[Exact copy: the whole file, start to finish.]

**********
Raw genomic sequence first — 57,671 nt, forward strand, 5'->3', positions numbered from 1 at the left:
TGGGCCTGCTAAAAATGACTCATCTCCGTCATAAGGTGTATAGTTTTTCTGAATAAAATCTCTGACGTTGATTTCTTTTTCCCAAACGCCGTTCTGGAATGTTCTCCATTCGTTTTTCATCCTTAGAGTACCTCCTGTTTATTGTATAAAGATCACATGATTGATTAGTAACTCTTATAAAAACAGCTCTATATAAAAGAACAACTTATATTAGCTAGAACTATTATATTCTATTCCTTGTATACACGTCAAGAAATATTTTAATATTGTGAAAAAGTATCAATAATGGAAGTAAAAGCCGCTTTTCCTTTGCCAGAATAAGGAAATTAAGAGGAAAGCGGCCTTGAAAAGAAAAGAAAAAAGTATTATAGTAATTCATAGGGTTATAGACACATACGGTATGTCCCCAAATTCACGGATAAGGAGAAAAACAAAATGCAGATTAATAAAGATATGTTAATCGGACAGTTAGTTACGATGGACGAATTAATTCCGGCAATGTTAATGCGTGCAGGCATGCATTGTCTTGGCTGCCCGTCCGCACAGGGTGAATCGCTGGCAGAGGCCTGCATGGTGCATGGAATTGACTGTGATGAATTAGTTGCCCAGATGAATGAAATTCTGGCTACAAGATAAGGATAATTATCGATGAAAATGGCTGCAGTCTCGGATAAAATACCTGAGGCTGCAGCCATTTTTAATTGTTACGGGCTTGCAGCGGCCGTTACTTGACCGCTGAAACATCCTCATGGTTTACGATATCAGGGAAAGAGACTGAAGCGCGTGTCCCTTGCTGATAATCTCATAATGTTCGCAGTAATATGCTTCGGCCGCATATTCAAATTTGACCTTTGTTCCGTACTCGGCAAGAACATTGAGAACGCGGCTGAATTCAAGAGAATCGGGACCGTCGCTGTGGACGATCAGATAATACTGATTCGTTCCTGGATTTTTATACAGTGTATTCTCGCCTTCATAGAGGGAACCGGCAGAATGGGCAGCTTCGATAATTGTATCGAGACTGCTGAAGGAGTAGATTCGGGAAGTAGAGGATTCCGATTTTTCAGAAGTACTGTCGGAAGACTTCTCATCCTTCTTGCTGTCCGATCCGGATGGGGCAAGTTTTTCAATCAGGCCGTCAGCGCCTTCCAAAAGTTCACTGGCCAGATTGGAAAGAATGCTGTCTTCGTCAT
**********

Raw genomic sequence first — 57,671 nt, forward strand, 5'->3', positions numbered from 1 at the left:
TGGGCCTGCTAAAAATGACTCATCTCCGTCATAAGGTGTATAGTTTTTCTGAATAAAATCTCTGACGTTGATTTCTTTTTCCCAAACGCCGTTCTGGAATGTTCTCCATTCGTTTTTCATCCTTAGAGTACCTCCTGTTTATTGTATAAAGATCACATGATTGATTAGTAACTCTTATAAAAACAGCTCTATATAAAAGAACAACTTATATTAGCTAGAACTATTATATTCTATTCCTTGTATACACGTCAAGAAATATTTTAATATTGTGAAAAAGTATCAATAATGGAAGTAAAAGCCGCTTTTCCTTTGCCAGAATAAGGAAATTAAGAGGAAAGCGGCCTTGAAAAGAAAAGAAAAAAGTATTATAGTAATTCATAGGGTTATAGACACATACGGTATGTCCCCAAATTCACGGATAAGGAGAAAAACAAAATGCAGATTAATAAAGATATGTTAATCGGACAGTTAGTTACGATGGACGAATTAATTCCGGCAATGTTAATGCGTGCAGGCATGCATTGTCTTGGCTGCCCGTCCGCACAGGGTGAATCGCTGGCAGAGGCCTGCATGGTGCATGGAATTGACTGTGATGAATTAGTTGCCCAGATGAATGAAATTCTGGCTACAAGATAAGGATAATTATCGATGAAAATGGCTGCAGTCTCGGATAAAATACCTGAGGCTGCAGCCATTTTTAATTGTTACGGGCTTGCAGCGGCCGTTACTTGACCGCTGAAACATCCTCATGGTTTACGATATCAGGGAAAGAGACTGAAGCGCGTGTCCCTTGCTGATAATCTCATAATGTTCGCAGTAATATGCTTCGGCCGCATATTCAAATTTGACCTTTGTTCCGTACTCGGCAAGAACATTGAGAACGCGGCTGAATTCAAGAGAATCGGGACCGTCGCTGTGGACGATCAGATAATACTGATTCGTTCCTGGATTTTTATACAGTGTATTCTCGCCTTCATAGAGGGAACCGGCAGAATGGGCAGCTTCGATAATTGTATCGAGACTGCTGAAGGAGTAGATTCGGGAAGTAGAGGATTCCGATTTTTCAGAAGTACTGTCGGAAGACTTCTCATCCTTCTTGCTGTCCGATCCGGATGGGGCAAGTTTTTCAATCAGGCCGTCAGCGCCTTCCAAAAGTTCACTGGCCAGATTGGAAAGAATGCTGTCTTCGTCAT